It’s sometimes hard to hold a completely technical blog, particularly when you have long absences from one post to the next. You feel you have to explain yourself to your readership each time you take more than a week or two between posts. This is no different. Despite having a ton of stuff to blog about, I haven’t posted since December. Much of this has to do with regular holiday planning, but much more has happened. For me, this past month has had some major ups and downs for me emotionally and I’m still a little mixed up.
This post will have a great deal of personal information in it, and much of it has nothing to do with IIS, but it should give you some insight into Microsoft if you are interested in that sort of thing.
If you’ve been paying attention to the weather in the Pacific Northwest, you know that on December 14th, we had a major windstorm that knocked out power to over 1 million customers. The bad news is that on December 15th, I had a flight scheduled to go visit my family on the west coast. United Airlines cancelled several flights, which put their check-in line in complete disarray. My flight wasn’t cancelled, but no thanks to United Airlines, I was not able to board my flight, and no other flights could be found for me along with my two cats. My trip was cancelled.
Since I was still in town, I helped put the finishing touches on a “Think Week” paper I had been writing along with two other employees here at Microsoft. Despite the power outages, we were able to make it into one of the buildings at Microsoft and submit our paper by the deadline. It was an interesting experience to submit a paper that every full time employee of the company can read and comment on, including Bill Gates.
I also took the opportunity to work on writing a UI module for IIS in that time. The module was actually finished, but after consulting with one of the developers, I decided to modify the sample and I haven’t had time to clean it up and submit it yet. More on that later.
On December 28th, I got a phone call saying that my grandfather had passed away. My family has always been important to me. My grandparents hold a special place in my heart because they gave me a lot of my determination. My grandfather was a tail-gunner in World War II, had seen more inventions and re-inventions in his lifetime than I could fathom. He always chuckled when I came home to visit and told him about this great “new” thing in technology that would change the world unlike anything else ever had. I didn’t get the joke then, but I do now. I don’t mean to downplay the importance of technology. When putting it in perspective, we are not the first people to change the world and we will certainly not be the last. I’ll miss my grandfather terribly and there are no words to describe how this has changed my world.
It was good, however, to go back home for my grandfather’s funeral. I got to help my dad clean up and set up his workshop. I also got to see one my best friend since I was 8 years old. I haven’t seen him in 10 months since I moved out west to work for Microsoft. I returned from my grandfather’s funeral on the 8th and have tried to get 100% back into the swing of things. I really hadn’t been able to focus on work the way that I usually do until Thursday. I was finally making some headway on a few projects at work.
Before I continue, I need to give some of you some background on me. 20 years ago, when I was in 5th grade, I taught myself Microsoft BASIC and Atari Assembler. I remember telling my parents back then that I was going to work for Microsoft one day. My mom told me to finish my homework first. Of course, I have finished my homework and 20 years later, here I am working for Microsoft and submitting a paper to the very man that started the company. A few weeks had gone by and we received a LOT of feedback about our paper, but none of that feedback is from Mr Gates. We sort of expected that. Bill doesn’t respond to many papers in a year.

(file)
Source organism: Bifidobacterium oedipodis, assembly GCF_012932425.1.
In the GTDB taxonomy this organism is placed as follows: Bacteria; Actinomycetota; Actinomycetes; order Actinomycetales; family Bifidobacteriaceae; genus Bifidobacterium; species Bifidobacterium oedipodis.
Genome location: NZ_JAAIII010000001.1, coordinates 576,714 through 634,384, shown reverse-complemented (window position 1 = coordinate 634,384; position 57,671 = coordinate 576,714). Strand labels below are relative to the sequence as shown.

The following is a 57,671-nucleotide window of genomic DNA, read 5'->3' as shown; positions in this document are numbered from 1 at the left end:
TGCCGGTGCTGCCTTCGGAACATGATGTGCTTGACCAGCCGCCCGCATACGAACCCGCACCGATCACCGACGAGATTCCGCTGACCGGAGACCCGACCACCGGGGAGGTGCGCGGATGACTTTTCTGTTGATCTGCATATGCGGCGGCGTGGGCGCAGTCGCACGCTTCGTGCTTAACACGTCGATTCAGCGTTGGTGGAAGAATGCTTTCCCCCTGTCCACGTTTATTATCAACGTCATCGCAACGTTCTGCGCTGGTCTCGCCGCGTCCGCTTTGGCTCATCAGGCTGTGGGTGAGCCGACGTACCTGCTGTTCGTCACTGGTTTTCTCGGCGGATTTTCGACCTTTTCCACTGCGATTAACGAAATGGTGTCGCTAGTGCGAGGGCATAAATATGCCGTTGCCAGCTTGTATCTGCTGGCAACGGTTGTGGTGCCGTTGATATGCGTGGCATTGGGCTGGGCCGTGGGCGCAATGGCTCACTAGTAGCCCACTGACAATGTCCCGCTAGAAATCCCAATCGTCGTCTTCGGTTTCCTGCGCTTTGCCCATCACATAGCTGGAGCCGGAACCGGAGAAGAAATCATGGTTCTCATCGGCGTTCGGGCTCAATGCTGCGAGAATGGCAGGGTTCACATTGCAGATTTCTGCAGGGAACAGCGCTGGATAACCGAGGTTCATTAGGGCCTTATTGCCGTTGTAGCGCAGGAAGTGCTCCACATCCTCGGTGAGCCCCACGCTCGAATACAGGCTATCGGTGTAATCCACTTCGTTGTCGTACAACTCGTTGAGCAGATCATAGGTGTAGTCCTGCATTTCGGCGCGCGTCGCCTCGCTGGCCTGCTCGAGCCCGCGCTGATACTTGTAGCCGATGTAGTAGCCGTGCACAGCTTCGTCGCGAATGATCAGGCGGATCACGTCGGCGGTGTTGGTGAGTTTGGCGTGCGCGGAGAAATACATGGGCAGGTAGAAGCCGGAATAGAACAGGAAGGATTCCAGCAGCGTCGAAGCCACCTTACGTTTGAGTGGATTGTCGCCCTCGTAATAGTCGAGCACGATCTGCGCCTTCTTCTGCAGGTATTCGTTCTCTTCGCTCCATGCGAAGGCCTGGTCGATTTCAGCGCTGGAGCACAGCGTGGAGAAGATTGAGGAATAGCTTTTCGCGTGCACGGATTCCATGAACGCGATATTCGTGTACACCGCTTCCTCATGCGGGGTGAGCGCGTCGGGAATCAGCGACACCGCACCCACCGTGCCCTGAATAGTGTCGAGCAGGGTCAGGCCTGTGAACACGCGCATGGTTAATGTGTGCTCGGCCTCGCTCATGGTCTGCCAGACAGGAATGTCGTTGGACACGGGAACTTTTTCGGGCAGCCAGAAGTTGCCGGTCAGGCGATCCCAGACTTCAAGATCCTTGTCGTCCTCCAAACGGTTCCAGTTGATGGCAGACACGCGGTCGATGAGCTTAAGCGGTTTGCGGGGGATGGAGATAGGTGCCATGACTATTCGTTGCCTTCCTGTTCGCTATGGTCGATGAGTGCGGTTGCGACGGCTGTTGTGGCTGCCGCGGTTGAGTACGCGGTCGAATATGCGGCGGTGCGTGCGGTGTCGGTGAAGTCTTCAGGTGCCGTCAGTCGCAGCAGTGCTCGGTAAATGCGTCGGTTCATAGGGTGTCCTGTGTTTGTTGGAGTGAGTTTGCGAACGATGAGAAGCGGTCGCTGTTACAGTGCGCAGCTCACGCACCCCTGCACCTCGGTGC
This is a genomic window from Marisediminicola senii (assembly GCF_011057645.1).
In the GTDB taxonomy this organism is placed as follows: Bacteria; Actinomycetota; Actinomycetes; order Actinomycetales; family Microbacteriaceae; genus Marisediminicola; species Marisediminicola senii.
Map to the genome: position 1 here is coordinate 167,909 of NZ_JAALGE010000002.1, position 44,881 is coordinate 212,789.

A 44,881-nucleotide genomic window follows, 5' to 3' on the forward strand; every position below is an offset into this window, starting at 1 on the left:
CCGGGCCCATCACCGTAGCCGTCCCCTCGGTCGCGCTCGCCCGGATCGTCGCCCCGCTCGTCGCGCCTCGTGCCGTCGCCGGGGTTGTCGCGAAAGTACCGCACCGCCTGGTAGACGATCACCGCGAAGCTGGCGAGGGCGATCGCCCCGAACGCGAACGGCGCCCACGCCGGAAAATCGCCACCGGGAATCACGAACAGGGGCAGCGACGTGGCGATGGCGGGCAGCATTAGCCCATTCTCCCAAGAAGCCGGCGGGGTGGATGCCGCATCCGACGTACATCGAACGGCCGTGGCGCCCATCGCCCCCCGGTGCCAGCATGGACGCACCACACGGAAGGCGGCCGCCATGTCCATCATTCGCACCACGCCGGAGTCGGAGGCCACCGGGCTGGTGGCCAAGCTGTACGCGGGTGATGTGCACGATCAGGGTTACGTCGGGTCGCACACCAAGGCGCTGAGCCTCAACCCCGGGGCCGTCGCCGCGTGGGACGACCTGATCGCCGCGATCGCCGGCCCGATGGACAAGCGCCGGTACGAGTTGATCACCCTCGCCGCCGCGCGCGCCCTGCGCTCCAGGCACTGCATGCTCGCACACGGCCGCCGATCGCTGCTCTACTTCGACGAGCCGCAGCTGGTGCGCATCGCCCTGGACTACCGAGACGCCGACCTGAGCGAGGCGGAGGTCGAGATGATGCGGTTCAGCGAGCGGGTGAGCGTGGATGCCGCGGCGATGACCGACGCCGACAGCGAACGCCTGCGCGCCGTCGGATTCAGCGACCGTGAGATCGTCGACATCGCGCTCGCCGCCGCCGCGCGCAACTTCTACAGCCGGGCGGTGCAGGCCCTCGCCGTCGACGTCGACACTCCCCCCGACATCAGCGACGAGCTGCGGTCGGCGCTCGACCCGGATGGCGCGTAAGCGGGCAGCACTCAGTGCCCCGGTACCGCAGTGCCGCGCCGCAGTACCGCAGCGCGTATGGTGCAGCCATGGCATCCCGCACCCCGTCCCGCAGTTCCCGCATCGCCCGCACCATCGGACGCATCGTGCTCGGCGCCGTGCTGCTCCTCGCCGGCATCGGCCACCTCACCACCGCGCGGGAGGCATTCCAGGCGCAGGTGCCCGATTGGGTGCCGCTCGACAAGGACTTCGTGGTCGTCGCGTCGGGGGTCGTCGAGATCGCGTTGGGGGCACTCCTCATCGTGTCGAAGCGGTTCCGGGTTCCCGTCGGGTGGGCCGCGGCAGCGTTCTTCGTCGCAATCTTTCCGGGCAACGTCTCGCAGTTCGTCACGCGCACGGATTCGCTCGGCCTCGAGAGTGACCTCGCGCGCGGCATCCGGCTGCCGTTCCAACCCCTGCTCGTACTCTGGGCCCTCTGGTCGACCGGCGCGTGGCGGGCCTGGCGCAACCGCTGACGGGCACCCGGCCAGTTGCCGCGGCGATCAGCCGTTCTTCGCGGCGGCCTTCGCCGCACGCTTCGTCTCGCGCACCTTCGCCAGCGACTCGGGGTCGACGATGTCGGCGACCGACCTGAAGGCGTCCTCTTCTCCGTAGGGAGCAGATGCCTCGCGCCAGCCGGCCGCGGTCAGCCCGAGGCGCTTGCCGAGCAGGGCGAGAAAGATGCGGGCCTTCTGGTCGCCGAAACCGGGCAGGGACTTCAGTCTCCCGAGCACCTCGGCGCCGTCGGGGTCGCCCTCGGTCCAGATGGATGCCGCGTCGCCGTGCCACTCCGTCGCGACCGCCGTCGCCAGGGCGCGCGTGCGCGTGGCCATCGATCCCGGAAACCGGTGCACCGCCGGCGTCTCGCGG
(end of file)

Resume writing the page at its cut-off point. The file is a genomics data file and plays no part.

However, the other day I got a barely coherent message on my cell phone. It was from one of the co-authors of the think week paper. He was an excited statement about Bill Gates reading our paper. I tried to connect to the VPN to go read the feedback but had some issues because my home network was, shall we say, “in flux”. It drove me nuts that there was feedback from the very man that we addressed the paper to, but I couldn’t read it. I jumped in the shower and then rushed into work to read it personally. During the entire ride to work, I was forcing myself to watch my speed carefully. However, my heart was racing so fast that I think it pushed 10 extra pounds of blood into my right foot. I got to work and quickly opened up the Think Week site and scrolled to our paper. When I read the comment, I couldn’t help but become giddy. The feedback was favorable and verbose — about a page and a half. I was elated and sitting here today, I’m still in shock about the entire thing.
I have to say that I’m extremely thankful for the opportunities we have inside our company. Inside the company, you can tackle any problem that you want. You simply need to apply your efforts in an area, and you’ll likely get the support of your managers, team, and friends. I know there are many people out there who like to point out some negative issues inside Microsoft. Some anonymous blogs out there take a rather candid look at company issues and seem to err on the side of complaining. My experience inside the company so far has been spectacular. It helps that I knew people inside the company before I moved out here. That said, there are many opportunities inside the company to make recommendations and get involved. I can’t be happy enough with that.
So, while this was not a technical post, I felt I owed it to you all to explain where I have been and why I haven’t been blogging (again). Thanks for putting up with me.